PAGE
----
Reporters Without Borders said today it was stunned by the Burkina Faso public prosecutor’s refusal to reopen the investigation into the 1998 murder of journalist Norbert Zongo and three companions on the grounds that the document the organisation gave him on 20 October did not constitute new evidence as defined by article 189 of the code of criminal procedure.
Public prosecutor Adama Sagnon announced at a press conference on 21 October that the original, unedited version of the report issued by an Independent Commission of Enquiry in 1999, which Reporters Without Borders had given him the day before, “does not contribute anything new to the case.” Attorney general Abdoulaye Barry described it as “information that is already known.”
“It took eights years of judicial investigation to drop all charges, and just one night to decide not to reopen the investigation,” Reporters Without Borders said. “Burkina Faso’s judicial system clearly functions in a strange way. The prosecutor’s lightning decision was evidently not the result of serious reflection, but rather a hasty, clumsy and politically-influenced response.”
Reporters Without Borders continued: “The prosecutor’s interpretation of the code of criminal procedure is astonishing and biased, to say the least. The information in the report we gave the prosecutor showed that the president’s brother, François Compaoré, and businessman Oumarou Kanazoé lied to the independent commission. It also showed that the Zongo murder was closely linked with murder of François Compaoré’s chauffeur, David Ouédraogo. And it revealed how and why Kanazoé and the then prosecutor, Dramane Yaméogo, tried to silence Zongo prior to his murder.”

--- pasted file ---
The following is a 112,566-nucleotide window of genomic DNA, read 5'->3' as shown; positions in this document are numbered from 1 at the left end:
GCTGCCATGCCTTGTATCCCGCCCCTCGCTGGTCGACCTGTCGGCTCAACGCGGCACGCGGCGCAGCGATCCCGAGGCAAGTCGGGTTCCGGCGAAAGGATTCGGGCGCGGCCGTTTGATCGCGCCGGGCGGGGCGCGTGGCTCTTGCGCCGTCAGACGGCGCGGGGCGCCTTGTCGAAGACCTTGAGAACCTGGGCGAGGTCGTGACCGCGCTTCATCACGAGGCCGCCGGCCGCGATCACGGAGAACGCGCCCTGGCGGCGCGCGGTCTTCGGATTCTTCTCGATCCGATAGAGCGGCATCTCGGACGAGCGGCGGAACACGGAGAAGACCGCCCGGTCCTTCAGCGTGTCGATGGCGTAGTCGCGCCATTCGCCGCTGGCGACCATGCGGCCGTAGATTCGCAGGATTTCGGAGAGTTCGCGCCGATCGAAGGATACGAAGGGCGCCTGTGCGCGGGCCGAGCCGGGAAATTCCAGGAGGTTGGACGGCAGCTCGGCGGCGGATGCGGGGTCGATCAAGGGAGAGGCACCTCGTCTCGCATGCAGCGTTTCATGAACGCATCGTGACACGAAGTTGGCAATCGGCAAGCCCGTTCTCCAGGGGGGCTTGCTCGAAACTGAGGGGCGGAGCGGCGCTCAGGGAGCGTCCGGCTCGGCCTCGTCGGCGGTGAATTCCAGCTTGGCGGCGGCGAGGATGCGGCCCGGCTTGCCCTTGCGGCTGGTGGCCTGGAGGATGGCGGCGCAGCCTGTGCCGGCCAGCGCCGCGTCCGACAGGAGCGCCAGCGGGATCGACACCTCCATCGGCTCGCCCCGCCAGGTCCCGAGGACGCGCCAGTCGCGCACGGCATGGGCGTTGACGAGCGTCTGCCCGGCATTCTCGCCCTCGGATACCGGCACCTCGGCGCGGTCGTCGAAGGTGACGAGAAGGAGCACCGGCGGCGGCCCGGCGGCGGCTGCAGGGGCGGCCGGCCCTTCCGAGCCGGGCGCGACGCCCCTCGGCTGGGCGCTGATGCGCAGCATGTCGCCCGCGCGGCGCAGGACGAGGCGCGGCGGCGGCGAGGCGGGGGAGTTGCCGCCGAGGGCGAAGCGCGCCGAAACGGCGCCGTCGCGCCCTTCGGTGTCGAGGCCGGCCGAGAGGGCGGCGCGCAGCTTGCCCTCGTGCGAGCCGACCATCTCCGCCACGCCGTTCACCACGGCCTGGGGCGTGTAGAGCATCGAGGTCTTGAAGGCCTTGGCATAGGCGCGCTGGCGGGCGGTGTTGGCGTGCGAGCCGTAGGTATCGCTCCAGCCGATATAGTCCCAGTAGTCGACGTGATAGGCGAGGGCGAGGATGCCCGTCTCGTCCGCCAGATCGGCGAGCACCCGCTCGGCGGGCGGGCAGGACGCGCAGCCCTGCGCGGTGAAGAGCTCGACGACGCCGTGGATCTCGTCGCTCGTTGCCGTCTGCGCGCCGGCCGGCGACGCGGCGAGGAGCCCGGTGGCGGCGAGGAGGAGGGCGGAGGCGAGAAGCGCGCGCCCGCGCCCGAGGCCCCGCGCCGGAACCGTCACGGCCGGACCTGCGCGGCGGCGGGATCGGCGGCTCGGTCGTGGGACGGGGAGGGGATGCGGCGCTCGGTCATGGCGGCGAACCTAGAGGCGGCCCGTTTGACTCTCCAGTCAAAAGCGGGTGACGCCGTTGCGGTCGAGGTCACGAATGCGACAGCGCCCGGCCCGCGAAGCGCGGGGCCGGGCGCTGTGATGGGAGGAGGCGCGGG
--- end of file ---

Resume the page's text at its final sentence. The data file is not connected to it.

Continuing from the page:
The organisation added: “Nothing so far shows that any serious attempt was made to shed light on these facts. We therefore insist that they are liable to ‘strengthen the accusations that have already proved too weak’ or to ‘contribute new developments useful in establishing the truth’ - the conditions for reopening an investigation.”
The version of the Independent Commission of Enquiry’s report which Reporters Without Borders gave the public prosecutor on 20 October was the original one, the one the commission drafted before it was before it was toned down on the insistence of two of its members who represented the government.
The final version completely eliminated certain passages about the contradictions in François Compaoré’s statement to the commission, and Kanazoé’s attempts to silence Zongo prior to his murder. The original report’s conclusions were also much more assertive and specific, identifying “six main suspects,” all members of the presidential guard.
According to article 189 of the code of criminal procedure, after investigating judge Wenceslas Ilboudo’s decision on 19 July of this year to dismiss all charges against the leading suspect, former presidential guard chief Marcel Kafando, the case can only be reopened if there are “new accusations” liable to “strengthen the accusations that have already proved too weak” or to “contribute new developments useful in establishing the truth.”